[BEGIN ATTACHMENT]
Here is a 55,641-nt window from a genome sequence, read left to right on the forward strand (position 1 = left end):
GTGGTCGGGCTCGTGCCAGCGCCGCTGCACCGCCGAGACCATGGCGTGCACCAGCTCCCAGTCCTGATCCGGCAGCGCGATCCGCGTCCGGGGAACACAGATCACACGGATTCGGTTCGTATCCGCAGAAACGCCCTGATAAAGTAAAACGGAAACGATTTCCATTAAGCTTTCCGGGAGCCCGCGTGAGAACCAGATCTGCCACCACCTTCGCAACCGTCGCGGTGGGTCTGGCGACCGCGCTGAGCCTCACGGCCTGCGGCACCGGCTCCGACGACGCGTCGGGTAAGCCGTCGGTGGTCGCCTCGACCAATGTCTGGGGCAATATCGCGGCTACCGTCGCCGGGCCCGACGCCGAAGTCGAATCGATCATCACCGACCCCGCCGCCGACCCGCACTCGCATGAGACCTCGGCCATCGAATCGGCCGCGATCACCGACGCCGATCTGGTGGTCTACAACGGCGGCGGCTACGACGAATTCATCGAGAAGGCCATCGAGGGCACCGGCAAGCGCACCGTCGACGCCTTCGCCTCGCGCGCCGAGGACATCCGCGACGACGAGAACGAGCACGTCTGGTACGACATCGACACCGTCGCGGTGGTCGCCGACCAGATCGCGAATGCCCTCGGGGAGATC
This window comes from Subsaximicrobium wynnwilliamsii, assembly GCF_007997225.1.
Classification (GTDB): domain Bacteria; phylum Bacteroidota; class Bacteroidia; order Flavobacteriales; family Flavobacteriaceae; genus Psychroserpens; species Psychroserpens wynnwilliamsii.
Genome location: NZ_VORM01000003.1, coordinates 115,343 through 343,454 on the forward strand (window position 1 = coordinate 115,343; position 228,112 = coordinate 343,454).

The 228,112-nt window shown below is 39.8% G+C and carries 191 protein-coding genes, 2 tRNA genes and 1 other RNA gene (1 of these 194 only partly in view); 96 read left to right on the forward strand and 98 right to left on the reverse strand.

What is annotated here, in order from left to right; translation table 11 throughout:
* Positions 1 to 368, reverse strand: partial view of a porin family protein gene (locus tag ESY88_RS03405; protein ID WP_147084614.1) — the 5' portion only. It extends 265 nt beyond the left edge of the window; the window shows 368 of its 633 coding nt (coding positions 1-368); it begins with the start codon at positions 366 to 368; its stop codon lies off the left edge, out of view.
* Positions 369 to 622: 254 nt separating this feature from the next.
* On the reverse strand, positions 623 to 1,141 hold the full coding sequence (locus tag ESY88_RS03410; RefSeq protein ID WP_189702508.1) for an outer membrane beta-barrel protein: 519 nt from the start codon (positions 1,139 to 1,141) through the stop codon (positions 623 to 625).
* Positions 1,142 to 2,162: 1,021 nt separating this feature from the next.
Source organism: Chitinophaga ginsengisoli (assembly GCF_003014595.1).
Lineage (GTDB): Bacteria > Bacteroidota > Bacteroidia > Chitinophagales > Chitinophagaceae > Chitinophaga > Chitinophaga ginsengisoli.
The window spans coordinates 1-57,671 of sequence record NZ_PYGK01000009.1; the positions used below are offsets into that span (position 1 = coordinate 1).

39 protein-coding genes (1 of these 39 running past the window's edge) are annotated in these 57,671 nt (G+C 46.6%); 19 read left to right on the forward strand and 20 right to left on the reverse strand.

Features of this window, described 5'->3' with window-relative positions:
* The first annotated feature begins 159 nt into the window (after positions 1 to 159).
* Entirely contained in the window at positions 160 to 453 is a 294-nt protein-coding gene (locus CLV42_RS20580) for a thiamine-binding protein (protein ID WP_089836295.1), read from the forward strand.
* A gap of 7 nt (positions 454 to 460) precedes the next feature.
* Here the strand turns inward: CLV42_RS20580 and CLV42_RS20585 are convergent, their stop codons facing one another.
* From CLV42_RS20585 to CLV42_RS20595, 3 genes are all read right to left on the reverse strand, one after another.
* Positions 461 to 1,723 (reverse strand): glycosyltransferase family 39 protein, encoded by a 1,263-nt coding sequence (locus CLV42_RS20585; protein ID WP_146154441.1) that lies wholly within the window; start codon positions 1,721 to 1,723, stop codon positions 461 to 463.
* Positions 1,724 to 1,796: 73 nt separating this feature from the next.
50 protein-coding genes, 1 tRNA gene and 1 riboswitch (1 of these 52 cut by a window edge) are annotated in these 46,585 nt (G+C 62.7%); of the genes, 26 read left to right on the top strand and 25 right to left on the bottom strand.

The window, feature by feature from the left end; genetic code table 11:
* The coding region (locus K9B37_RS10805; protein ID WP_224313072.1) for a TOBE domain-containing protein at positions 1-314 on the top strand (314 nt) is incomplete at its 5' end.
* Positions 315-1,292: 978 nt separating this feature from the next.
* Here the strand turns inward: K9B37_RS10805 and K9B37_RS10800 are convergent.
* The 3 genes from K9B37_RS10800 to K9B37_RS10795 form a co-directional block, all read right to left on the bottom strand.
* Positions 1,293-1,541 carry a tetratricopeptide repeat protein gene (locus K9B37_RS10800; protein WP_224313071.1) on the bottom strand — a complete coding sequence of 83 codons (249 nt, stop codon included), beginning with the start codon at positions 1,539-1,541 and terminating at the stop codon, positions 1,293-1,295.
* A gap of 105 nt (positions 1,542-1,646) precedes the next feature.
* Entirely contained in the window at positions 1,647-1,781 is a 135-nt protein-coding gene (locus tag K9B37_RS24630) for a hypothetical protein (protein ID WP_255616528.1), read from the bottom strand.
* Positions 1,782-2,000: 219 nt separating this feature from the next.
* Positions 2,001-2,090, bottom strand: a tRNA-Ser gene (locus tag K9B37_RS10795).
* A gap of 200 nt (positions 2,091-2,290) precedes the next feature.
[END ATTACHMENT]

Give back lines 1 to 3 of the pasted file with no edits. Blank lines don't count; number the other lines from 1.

Here is a 55,641-nt window from a genome sequence, read left to right on the forward strand (position 1 = left end):
GTGGTCGGGCTCGTGCCAGCGCCGCTGCACCGCCGAGACCATGGCGTGCACCAGCTCCCAGTCCTGATCCGGCAGCGCGATCCGCGTCCGGGGAACACAGATCACACGGATTCGGTTCGTATCCGCAGAAACGCCCTGATAAAGTAAAACGGAAACGATTTCCATTAAGCTTTCCGGGAGCCCGCGTGAGAACCAGATCTGCCACCACCTTCGCAACCGTCGCGGTGGGTCTGGCGACCGCGCTGAGCCTCACGGCCTGCGGCACCGGCTCCGACGACGCGTCGGGTAAGCCGTCGGTGGTCGCCTCGACCAATGTCTGGGGCAATATCGCGGCTACCGTCGCCGGGCCCGACGCCGAAGTCGAATCGATCATCACCGACCCCGCCGCCGACCCGCACTCGCATGAGACCTCGGCCATCGAATCGGCCGCGATCACCGACGCCGATCTGGTGGTCTACAACGGCGGCGGCTACGACGAATTCATCGAGAAGGCCATCGAGGGCACCGGCAAGCGCACCGTCGACGCCTTCGCCTCGCGCGCCGAGGACATCCGCGACGACGAGAACGAGCACGTCTGGTACGACATCGACACCGTCGCGGTGGTCGCCGACCAGATCGCGAATGCCCTCGGGGAGATC
This window comes from Subsaximicrobium wynnwilliamsii, assembly GCF_007997225.1.